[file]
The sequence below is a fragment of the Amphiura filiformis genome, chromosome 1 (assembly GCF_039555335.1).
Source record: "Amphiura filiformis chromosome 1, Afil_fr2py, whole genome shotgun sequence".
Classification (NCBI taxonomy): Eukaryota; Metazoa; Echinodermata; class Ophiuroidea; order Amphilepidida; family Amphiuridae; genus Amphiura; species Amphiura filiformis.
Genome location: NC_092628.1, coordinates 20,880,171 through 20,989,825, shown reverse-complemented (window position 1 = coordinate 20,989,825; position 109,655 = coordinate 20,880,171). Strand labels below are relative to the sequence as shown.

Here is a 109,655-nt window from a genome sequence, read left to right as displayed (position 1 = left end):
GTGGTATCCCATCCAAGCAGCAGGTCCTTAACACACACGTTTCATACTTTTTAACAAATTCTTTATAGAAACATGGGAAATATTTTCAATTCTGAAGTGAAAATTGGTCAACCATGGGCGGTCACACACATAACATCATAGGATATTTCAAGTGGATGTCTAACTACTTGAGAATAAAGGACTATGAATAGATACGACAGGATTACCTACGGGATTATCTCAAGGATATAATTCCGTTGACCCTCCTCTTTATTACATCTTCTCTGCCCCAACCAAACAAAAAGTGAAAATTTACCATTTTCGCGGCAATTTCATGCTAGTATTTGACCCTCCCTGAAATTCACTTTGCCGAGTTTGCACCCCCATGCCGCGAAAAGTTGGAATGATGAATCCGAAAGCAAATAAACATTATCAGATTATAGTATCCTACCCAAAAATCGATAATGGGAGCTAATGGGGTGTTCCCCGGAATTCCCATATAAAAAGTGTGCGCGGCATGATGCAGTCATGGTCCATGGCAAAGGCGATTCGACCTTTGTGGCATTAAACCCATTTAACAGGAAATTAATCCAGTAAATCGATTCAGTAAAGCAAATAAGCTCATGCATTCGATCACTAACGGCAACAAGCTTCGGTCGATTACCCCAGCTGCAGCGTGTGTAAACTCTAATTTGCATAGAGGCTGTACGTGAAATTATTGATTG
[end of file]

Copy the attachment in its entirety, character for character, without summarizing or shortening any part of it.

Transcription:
The sequence below is a fragment of the Amphiura filiformis genome, chromosome 1 (assembly GCF_039555335.1).
Source record: "Amphiura filiformis chromosome 1, Afil_fr2py, whole genome shotgun sequence".
Classification (NCBI taxonomy): Eukaryota; Metazoa; Echinodermata; class Ophiuroidea; order Amphilepidida; family Amphiuridae; genus Amphiura; species Amphiura filiformis.
Genome location: NC_092628.1, coordinates 20,880,171 through 20,989,825, shown reverse-complemented (window position 1 = coordinate 20,989,825; position 109,655 = coordinate 20,880,171). Strand labels below are relative to the sequence as shown.

Here is a 109,655-nt window from a genome sequence, read left to right as displayed (position 1 = left end):
GTGGTATCCCATCCAAGCAGCAGGTCCTTAACACACACGTTTCATACTTTTTAACAAATTCTTTATAGAAACATGGGAAATATTTTCAATTCTGAAGTGAAAATTGGTCAACCATGGGCGGTCACACACATAACATCATAGGATATTTCAAGTGGATGTCTAACTACTTGAGAATAAAGGACTATGAATAGATACGACAGGATTACCTACGGGATTATCTCAAGGATATAATTCCGTTGACCCTCCTCTTTATTACATCTTCTCTGCCCCAACCAAACAAAAAGTGAAAATTTACCATTTTCGCGGCAATTTCATGCTAGTATTTGACCCTCCCTGAAATTCACTTTGCCGAGTTTGCACCCCCATGCCGCGAAAAGTTGGAATGATGAATCCGAAAGCAAATAAACATTATCAGATTATAGTATCCTACCCAAAAATCGATAATGGGAGCTAATGGGGTGTTCCCCGGAATTCCCATATAAAAAGTGTGCGCGGCATGATGCAGTCATGGTCCATGGCAAAGGCGATTCGACCTTTGTGGCATTAAACCCATTTAACAGGAAATTAATCCAGTAAATCGATTCAGTAAAGCAAATAAGCTCATGCATTCGATCACTAACGGCAACAAGCTTCGGTCGATTACCCCAGCTGCAGCGTGTGTAAACTCTAATTTGCATAGAGGCTGTACGTGAAATTATTGATTG